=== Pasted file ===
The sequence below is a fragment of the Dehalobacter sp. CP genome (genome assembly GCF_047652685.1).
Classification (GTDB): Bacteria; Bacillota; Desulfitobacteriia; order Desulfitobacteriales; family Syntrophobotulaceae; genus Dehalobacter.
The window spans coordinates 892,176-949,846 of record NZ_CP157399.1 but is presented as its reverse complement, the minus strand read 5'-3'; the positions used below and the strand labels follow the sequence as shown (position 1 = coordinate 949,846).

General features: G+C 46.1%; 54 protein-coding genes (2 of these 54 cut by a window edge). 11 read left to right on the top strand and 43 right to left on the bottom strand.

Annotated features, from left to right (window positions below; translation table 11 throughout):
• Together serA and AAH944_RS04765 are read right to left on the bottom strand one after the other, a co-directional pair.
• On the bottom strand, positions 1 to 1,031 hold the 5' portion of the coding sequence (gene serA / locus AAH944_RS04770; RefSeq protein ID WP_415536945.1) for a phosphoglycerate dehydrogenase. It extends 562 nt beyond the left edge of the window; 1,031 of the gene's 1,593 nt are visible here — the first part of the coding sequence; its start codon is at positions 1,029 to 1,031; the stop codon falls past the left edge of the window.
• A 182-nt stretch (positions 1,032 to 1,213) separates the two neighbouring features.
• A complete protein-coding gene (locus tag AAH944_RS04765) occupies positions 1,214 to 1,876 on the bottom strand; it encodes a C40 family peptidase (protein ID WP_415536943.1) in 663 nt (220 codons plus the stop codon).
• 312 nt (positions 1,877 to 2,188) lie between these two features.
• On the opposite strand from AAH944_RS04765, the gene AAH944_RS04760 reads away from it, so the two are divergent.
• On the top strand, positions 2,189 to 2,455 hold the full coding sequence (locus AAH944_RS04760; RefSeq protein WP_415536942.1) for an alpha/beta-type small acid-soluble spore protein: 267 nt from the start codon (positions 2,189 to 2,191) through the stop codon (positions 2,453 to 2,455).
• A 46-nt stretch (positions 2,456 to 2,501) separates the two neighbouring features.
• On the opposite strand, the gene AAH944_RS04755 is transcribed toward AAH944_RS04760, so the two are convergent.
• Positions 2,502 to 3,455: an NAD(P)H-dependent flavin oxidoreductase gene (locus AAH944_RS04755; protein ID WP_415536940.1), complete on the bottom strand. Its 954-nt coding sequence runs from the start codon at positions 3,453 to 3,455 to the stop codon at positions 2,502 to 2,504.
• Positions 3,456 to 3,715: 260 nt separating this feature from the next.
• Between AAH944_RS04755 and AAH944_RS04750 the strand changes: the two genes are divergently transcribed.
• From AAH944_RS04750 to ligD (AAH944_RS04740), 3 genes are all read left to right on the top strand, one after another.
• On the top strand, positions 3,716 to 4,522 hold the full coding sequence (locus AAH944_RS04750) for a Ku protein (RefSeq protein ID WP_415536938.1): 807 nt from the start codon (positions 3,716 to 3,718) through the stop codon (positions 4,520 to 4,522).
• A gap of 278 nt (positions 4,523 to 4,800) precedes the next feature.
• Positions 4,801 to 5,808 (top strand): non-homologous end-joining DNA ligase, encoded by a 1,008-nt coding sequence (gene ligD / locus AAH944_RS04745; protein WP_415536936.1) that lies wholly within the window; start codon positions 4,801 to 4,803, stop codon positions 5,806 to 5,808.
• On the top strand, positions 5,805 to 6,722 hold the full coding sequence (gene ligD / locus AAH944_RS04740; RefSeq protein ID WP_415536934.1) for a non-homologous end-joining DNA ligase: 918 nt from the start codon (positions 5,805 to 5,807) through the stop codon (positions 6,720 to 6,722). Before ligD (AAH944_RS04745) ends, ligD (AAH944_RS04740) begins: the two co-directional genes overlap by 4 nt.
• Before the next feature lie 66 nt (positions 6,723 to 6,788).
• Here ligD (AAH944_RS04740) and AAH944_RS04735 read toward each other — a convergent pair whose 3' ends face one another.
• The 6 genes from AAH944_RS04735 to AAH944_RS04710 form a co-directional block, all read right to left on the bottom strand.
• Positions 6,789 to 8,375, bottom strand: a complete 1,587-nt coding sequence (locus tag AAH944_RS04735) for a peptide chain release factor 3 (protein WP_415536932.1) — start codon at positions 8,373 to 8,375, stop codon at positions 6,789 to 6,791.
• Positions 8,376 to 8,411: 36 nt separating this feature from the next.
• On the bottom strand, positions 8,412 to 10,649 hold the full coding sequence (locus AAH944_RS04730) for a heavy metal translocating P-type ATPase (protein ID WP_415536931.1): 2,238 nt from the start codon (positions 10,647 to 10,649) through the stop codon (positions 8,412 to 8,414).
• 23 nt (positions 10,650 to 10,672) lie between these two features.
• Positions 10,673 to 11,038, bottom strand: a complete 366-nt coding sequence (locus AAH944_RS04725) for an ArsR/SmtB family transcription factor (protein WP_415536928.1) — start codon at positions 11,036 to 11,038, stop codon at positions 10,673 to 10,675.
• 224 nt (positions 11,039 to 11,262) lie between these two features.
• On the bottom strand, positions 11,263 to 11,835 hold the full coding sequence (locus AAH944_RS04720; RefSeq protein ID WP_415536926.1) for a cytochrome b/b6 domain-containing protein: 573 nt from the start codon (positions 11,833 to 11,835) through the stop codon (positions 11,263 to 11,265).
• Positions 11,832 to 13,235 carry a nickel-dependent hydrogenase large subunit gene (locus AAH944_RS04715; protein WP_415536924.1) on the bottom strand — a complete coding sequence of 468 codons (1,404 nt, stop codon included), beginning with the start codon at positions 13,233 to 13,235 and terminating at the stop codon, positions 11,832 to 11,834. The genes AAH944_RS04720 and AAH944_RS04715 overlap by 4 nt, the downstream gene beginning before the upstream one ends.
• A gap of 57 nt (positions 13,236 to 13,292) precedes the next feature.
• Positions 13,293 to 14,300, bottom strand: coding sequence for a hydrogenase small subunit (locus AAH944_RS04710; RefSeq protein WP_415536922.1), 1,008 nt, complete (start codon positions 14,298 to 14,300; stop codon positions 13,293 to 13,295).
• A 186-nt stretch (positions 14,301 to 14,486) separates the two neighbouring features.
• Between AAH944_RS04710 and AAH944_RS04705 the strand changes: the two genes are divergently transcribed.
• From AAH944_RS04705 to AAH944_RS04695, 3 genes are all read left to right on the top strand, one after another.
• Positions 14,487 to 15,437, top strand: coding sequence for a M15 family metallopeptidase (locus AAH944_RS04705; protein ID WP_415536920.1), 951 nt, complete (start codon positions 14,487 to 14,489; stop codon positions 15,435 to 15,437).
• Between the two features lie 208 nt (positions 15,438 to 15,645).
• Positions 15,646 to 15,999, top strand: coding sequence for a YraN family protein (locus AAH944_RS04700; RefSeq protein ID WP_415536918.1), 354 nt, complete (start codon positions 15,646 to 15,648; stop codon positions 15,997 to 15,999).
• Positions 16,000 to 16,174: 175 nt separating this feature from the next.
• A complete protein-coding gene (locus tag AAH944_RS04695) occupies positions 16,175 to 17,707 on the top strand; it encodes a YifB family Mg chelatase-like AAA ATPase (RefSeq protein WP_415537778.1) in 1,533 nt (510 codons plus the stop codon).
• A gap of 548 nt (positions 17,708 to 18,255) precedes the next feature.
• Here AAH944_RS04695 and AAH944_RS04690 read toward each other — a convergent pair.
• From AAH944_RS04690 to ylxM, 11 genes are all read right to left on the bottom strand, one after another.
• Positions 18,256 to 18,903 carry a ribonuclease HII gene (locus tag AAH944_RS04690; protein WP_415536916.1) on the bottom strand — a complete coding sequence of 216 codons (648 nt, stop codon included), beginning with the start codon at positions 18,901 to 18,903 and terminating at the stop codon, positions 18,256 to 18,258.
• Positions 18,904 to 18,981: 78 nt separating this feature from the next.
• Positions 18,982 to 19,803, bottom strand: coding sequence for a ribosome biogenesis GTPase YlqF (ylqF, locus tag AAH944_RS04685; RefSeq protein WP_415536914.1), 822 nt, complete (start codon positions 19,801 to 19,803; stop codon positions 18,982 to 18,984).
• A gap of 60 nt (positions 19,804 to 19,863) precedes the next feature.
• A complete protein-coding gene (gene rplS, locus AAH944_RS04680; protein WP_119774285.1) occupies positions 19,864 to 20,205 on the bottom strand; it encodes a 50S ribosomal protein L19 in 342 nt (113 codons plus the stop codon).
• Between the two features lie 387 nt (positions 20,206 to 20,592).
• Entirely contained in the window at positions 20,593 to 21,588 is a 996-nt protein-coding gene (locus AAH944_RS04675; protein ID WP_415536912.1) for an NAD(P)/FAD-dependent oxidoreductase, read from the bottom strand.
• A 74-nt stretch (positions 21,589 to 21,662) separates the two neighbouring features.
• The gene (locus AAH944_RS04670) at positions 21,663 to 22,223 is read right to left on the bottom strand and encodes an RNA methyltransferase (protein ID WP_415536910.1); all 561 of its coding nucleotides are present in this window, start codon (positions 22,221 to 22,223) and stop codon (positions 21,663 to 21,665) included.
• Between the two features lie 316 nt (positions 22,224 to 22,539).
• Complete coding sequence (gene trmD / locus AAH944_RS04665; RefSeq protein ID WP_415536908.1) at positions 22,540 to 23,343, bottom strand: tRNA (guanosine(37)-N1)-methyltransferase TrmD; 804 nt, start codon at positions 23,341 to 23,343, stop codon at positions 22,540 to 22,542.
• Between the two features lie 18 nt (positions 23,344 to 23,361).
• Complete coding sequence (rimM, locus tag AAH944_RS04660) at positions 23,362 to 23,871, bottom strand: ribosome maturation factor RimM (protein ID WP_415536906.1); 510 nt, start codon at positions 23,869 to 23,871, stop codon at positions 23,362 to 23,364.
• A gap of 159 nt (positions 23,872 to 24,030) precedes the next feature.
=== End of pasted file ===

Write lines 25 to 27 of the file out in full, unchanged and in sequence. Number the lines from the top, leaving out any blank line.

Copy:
• The 6 genes from AAH944_RS04735 to AAH944_RS04710 form a co-directional block, all read right to left on the bottom strand.
• Positions 6,789 to 8,375, bottom strand: a complete 1,587-nt coding sequence (locus tag AAH944_RS04735) for a peptide chain release factor 3 (protein WP_415536932.1) — start codon at positions 8,373 to 8,375, stop codon at positions 6,789 to 6,791.
• Positions 8,376 to 8,411: 36 nt separating this feature from the next.